When Porter Novelli, the Washington D.C. advertising agency retained by the Propane Education & Research Council, began looking for an actor to play Propane in its new Energy Guys campaign, Warner was among the first five actors considered from a pool of about 750.

The six-foot-one, 41-year-old Sacramento, Calif., native has performed in nearly 50 commercials over the course of his seven-year full-time acting career – including spots calmly making Jif peanut butter sandwiches on the sofa with a charming daughter and about 20 promoting DIRECTV.

He says he is having a lot of fun playing Propane as the “straight man” opposite John Hemphill’s nervous Electricity.

“I can’t think of a better partner than John Hemphill. He’s so wonderful to play off of. I can’t say enough good things about him. He’s fun to work with,” Warner says.

“We sort of have a sixth sense between the two of us. When we just improvise, I know when to pause; I like to let him run as much as I can because he’s just so damn funny. I let John go on and on, and I give John that look of disgust. It’s just been a whole lot of fun.”

Warner grew up on a farm, raising pigs, goats, sheep and chickens, but says he never knew anything about propane. School wasn’t his thing, unless it was wrestling season. After completing high school, he took three stabs at a junior college before dropping out altogether.

It took a personal tragedy to propel him to find his niche. When his best friend died in a car accident at age 27, he knew it was time to give acting a try.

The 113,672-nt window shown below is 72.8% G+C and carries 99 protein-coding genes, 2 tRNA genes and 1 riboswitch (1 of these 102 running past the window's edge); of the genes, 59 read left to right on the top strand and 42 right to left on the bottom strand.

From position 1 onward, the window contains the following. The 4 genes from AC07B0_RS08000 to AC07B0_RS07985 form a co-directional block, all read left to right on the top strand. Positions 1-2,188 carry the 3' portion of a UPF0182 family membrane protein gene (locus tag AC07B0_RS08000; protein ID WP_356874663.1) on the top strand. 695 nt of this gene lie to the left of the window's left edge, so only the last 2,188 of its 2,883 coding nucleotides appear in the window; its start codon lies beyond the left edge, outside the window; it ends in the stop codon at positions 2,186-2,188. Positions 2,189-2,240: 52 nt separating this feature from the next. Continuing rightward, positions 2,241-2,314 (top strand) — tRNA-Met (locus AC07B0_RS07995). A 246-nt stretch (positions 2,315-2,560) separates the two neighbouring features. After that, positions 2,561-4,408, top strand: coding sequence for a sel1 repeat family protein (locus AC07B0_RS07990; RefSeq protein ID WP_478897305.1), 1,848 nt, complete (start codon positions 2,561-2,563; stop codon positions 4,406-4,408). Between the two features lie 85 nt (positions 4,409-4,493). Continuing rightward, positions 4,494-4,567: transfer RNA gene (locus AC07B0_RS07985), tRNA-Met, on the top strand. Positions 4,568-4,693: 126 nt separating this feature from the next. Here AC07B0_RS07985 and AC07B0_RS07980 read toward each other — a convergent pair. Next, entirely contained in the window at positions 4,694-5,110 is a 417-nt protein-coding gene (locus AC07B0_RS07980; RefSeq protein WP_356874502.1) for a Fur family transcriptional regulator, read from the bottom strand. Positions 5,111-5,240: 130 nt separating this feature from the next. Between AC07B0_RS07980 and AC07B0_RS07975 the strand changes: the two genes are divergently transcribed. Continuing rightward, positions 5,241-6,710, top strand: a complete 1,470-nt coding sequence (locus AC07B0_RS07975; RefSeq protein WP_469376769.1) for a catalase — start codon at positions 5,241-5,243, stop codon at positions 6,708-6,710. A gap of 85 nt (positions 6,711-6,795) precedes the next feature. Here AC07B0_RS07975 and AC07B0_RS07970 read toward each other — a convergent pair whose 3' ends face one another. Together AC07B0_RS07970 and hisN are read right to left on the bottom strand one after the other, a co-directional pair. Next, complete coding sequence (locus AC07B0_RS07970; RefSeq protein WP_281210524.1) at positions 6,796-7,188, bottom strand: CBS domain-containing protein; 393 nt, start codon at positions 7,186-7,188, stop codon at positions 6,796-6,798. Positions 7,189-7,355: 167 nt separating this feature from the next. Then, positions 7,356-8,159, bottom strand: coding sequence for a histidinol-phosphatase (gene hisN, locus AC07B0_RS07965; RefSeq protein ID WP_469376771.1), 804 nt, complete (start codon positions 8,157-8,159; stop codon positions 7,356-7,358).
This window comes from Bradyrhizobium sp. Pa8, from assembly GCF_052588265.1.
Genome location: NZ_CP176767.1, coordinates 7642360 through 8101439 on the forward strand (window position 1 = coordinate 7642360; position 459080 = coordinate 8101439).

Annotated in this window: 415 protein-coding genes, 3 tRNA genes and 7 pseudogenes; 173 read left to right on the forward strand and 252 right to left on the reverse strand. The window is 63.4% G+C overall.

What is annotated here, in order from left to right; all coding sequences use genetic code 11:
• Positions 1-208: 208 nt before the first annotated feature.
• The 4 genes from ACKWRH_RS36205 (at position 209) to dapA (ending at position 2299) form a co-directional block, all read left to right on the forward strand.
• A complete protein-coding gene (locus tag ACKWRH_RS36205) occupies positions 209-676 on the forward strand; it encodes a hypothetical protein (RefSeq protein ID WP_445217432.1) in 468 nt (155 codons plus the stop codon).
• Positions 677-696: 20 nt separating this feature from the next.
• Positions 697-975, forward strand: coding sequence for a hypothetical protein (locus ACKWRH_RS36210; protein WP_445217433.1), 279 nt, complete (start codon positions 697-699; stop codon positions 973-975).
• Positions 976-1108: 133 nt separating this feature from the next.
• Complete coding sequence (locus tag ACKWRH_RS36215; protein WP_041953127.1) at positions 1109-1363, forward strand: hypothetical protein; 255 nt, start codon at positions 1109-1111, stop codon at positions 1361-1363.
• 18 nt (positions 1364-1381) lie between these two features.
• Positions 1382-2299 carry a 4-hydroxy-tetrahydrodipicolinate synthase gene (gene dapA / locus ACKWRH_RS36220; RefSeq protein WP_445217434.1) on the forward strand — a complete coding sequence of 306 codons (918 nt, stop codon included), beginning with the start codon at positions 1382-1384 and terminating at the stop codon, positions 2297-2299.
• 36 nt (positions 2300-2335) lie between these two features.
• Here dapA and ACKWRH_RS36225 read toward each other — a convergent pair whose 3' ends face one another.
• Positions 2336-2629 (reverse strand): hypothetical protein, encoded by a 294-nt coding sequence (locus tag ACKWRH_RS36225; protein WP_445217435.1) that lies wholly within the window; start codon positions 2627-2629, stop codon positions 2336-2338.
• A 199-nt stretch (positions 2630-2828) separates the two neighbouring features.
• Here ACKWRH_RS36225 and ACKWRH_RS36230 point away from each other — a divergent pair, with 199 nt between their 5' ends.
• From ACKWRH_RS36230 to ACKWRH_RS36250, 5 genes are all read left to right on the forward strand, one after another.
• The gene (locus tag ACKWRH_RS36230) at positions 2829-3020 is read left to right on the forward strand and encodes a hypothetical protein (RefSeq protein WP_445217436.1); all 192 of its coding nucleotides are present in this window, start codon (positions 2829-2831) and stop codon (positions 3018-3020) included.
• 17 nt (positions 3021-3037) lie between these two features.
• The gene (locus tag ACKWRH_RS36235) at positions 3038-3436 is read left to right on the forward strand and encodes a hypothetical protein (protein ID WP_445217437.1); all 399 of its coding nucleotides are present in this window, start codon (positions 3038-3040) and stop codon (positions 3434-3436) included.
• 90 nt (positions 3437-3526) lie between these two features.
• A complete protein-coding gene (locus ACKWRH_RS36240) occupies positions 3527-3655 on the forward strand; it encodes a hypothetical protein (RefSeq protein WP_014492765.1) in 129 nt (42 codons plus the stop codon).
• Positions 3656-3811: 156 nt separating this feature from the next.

“When my buddy passed away, I decided I wasn’t going to turn 40 and wonder ‘what if,'” Warner says.

He moved to Los Angeles, performing stand-up comedy and tending bar until he got an agent, who has helped him land roles – mostly as a security guard or police officer – on such hit television shows as “24,” “CSI,” and “Day Break.” His “meatiest” role was as a lawyer on “Cold Case,” but his favorite was as a “lair guard” in the 2002 comedy “Austin Powers: Goldmember” because it was a feature-length film.

“I do love the comedy, and that’s why the propane spots are so fun to do,” Warner says.

He fits in so well that he says the team doing the Energy Guys spots is “like a family.” He’s even been invited to stay at the homes of several industry members.

“When we shoot, everyone’s so nice;” he said. “It’s a very comfortable, very easy thing to do.”

While he likes to be in front of the camera, Warner is discovering a talent for being behind one as well. A photography hobby is starting to pay off, and he hopes to display some of his nature shots in a restaurant or publish a book. He also dreams of writing a book about auditioning for commercials.

In the meantime, he will enjoy making his father chuckle at the sight of a cardboard cut-out of his son every time he fills his barbeque tank.

“The response has been really great and everyone is just as nice as could be,” Warner says. “It’s been a thrill.”